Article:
The Washington D.C. city government is preparing to solicit bids for a citywide broadband network that would have the chief aim of providing free service for low-income residents.
According to a report in Thursday's Washington Post, the city government appears to be open to seeing any of a broad range of technologies used in the deployment -- Wi-Fi, WiMAX, cell phone company cards in laptops, and even landline connections.
"Access to technology is like access to books: It's an important medium of communication and learning and opportunity," Mayor Anthony A. Williams told the Post. "Other cities are doing it and I want our city doing it, too."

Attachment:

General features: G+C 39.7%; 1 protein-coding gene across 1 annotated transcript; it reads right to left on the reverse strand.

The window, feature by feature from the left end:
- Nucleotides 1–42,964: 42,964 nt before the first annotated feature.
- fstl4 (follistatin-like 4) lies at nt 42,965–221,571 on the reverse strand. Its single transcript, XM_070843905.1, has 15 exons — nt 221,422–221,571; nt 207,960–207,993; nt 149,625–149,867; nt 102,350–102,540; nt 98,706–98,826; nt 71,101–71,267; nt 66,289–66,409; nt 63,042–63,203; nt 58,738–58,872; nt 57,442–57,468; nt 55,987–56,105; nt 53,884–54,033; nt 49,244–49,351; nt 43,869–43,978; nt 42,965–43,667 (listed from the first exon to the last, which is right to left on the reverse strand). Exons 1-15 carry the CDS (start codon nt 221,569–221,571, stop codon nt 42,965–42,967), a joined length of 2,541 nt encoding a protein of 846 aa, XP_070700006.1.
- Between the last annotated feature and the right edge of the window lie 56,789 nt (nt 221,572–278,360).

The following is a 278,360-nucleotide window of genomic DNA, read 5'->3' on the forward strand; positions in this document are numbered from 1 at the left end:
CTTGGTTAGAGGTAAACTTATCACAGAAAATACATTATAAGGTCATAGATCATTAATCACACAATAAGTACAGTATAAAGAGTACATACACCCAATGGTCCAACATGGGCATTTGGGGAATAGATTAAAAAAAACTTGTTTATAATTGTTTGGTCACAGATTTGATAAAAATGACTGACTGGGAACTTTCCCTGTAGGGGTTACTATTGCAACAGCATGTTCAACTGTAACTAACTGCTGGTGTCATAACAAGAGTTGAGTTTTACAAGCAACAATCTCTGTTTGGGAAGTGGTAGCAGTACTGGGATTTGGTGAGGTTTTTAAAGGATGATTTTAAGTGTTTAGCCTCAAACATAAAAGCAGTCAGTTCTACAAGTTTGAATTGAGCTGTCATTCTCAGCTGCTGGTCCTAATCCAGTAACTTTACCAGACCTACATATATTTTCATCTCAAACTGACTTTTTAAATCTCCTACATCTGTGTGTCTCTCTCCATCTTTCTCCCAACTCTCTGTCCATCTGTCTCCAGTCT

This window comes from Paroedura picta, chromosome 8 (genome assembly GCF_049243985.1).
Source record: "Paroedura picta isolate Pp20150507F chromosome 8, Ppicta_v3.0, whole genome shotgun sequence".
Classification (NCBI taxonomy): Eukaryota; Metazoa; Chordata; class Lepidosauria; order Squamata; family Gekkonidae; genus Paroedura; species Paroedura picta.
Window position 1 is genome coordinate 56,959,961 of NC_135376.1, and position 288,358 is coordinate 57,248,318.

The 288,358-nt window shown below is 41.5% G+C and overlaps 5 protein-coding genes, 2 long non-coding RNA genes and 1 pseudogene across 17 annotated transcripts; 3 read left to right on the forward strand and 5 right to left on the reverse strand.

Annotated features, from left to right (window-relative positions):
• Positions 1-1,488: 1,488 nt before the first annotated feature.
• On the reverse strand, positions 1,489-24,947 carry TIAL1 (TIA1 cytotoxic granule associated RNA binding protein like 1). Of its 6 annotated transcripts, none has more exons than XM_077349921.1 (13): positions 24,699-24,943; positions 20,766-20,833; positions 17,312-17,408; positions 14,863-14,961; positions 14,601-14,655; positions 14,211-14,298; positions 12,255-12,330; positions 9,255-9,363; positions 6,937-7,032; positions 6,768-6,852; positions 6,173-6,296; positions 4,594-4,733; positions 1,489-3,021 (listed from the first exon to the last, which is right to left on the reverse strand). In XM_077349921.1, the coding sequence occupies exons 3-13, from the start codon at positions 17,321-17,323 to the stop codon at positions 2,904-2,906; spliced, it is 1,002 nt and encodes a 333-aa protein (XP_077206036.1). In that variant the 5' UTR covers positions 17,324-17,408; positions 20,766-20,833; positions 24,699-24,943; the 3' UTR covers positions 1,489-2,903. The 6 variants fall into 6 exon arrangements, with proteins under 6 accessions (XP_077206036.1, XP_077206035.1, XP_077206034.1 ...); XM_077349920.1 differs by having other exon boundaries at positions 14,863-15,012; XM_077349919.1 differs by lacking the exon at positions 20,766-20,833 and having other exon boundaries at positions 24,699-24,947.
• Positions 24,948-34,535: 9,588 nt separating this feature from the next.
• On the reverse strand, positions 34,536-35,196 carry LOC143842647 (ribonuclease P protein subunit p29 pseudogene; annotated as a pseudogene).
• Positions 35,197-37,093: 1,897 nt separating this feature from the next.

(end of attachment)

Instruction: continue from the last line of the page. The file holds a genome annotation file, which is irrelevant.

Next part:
The city's IT department has been preparing a bid structure that would likely call for an eight-year period in which the winning company would have an exclusive franchise to use the city's street lights to attach wireless access points. The city hopes to have large parts of the citywide deployment up-and-running in nine months.
The deployment wouldn't necessarily cover the entire city, and some areas could be left to provide their own Wi-Fi connections. According to the newspaper report, the winning bidder could have the option of providing landline service in some portions of the city.